"Iceland is bracing for a possible eruption at its Bardarbunga volcano for the first time since 1996, after about 800 earthquakes in its vicinity in the past few days prompted the nation's Met Office to raise its alert level for the mountain to 'orange,' signifying 'increased potential of eruption.' In April 2010, Iceland's Eyjafjallajokull erupted, leading to more than than 100,000 flight cancellations over the North Atlantic and Europe amid concern lava-loaded ash might destroy aircraft engines. Among the hardest-hit by the flight ban were Kenyan exporters, left with no way to get $12 million of produce to the international market. Kenya is the world's largest exporter of black tea, and it's the nation's biggest foreign-currency earner. So the Trade of the Day is to settle down to a cup of Kenyan tea while stocks last. And, if you have a European flight planned for the next few weeks, you might check your travel insurance while you're sipping." (Bloomberg)





As well as events surrounding her family, Frazer's scrapbooks include published images of her friends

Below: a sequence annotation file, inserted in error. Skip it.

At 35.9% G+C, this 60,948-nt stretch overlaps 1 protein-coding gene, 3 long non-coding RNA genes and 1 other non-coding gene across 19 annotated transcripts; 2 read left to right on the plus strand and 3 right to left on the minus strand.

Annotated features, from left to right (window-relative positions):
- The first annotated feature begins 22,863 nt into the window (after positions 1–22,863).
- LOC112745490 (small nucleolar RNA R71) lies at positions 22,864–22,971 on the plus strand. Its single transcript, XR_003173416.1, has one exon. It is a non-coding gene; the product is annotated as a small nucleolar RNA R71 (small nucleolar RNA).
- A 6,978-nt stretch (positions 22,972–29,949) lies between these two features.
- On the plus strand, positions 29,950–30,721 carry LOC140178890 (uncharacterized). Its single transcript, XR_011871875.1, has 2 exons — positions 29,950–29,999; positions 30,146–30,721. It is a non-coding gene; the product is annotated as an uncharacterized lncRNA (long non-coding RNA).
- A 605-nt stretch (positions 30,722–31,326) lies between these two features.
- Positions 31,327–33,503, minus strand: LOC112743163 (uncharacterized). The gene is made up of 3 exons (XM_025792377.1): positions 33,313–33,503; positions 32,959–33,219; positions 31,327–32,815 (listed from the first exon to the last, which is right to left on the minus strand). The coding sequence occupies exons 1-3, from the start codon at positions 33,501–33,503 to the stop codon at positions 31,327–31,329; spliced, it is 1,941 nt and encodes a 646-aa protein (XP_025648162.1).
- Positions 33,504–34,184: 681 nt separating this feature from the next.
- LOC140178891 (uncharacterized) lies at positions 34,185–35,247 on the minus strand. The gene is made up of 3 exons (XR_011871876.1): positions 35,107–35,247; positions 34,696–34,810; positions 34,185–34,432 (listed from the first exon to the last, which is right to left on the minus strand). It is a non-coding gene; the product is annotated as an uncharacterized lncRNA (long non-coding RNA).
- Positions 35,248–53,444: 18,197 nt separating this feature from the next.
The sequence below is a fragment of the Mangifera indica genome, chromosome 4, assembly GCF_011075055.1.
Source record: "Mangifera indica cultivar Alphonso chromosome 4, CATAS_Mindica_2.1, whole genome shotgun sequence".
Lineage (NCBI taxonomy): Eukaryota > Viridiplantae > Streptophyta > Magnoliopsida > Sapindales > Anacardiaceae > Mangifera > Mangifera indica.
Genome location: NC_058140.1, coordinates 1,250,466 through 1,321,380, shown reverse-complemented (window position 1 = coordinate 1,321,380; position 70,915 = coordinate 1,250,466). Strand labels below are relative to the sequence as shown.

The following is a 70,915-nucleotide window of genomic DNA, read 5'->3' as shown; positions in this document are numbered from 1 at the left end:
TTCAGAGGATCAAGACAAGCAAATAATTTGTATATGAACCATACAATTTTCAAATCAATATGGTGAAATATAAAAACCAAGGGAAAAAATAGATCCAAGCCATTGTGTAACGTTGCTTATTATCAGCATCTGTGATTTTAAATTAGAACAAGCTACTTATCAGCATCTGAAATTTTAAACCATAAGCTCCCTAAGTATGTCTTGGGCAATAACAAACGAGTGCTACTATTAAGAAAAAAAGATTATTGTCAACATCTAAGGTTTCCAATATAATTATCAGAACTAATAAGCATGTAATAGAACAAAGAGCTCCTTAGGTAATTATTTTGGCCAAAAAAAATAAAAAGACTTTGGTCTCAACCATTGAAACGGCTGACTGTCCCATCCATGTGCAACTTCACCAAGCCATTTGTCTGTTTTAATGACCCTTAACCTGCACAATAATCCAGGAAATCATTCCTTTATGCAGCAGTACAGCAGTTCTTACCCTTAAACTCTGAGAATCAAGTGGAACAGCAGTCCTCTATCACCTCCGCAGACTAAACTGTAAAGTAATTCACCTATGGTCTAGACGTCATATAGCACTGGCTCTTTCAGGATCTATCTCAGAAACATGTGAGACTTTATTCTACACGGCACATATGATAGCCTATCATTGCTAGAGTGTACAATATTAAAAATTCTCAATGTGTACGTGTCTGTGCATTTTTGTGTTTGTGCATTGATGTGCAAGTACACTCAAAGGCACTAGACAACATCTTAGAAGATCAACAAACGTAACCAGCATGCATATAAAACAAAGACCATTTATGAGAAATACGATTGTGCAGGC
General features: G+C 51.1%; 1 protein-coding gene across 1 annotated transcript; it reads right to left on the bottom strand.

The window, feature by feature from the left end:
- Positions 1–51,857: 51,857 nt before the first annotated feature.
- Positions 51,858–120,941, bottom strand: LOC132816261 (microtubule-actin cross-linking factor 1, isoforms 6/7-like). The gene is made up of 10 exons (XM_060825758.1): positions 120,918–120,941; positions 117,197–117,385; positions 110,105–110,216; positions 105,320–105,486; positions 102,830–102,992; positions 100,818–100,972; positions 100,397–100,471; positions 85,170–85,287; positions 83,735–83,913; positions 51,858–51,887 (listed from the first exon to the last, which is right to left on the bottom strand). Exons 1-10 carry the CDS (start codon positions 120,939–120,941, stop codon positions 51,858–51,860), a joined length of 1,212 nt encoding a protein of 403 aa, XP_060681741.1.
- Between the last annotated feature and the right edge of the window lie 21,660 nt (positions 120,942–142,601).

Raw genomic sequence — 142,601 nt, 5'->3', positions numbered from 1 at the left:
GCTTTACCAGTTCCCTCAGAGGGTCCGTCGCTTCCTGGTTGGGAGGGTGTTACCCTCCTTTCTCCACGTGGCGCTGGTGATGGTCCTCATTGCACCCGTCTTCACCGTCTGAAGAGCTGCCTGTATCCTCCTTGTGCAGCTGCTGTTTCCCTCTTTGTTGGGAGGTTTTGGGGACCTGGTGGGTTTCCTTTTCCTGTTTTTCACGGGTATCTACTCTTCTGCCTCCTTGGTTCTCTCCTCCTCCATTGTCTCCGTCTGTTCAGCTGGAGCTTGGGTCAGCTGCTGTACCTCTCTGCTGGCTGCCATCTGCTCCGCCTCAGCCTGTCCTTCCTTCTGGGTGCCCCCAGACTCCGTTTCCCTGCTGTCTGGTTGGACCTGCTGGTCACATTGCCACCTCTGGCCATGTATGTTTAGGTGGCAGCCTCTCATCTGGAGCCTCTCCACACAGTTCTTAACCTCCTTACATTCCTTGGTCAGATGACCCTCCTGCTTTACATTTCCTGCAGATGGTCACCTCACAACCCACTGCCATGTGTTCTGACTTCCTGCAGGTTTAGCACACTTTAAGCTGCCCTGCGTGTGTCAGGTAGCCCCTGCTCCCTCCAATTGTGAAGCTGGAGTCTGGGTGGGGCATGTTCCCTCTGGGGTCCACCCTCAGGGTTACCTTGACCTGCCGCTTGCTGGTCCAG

"In March 2011, New York Social Diary featured the first part of a series Philadelphia in Palm Beach: 1920-1931 adapted from Ellen Glendinning Frazer Ordway's voluminous biographical scrapbook of photographs. For this next chapter, I perused the more than 3,000 images Ellen Frazer compiled in a six-volume set recording her life from 1931 until Spring 1935, beginning with the family's top-of-the-world year abroad and ending at Palm Beach following the divorce that ended her fourteen year marriage to Persifor Frazer III. A prolific photographer, Frazer utilized small-format roll film to capture the everyday events of her family and friends as well as kept a record of her friends' milestones when they made headlines in newspapers and magazines.  Unlike the era's commercial images produced by celebrity photographers like Bert Morgan or the 'portrait of the good life' conveyed by Slim Aarons, these photographs are of a far more private nature. But, while the photographic quality of Morgan's and Aarons' images have been maintained, most often printed from the original negatives, because Frazer's images were developed utilizing the chemically-unstable machine processing of the 1930s they reflect a degradation of image quality. In general, I arranged the images in chronological order with some exceptions. I combined three consecutive summers into Watch Hill, 1932-1934. Likewise, I merged several winter seasons into Palm Beach, 1932-1935. The year the Frazers spent in Europe I have kept in its original order. I placed quotes around captions when I transcribed them as Ellen Frazer wrote them." (NYSD)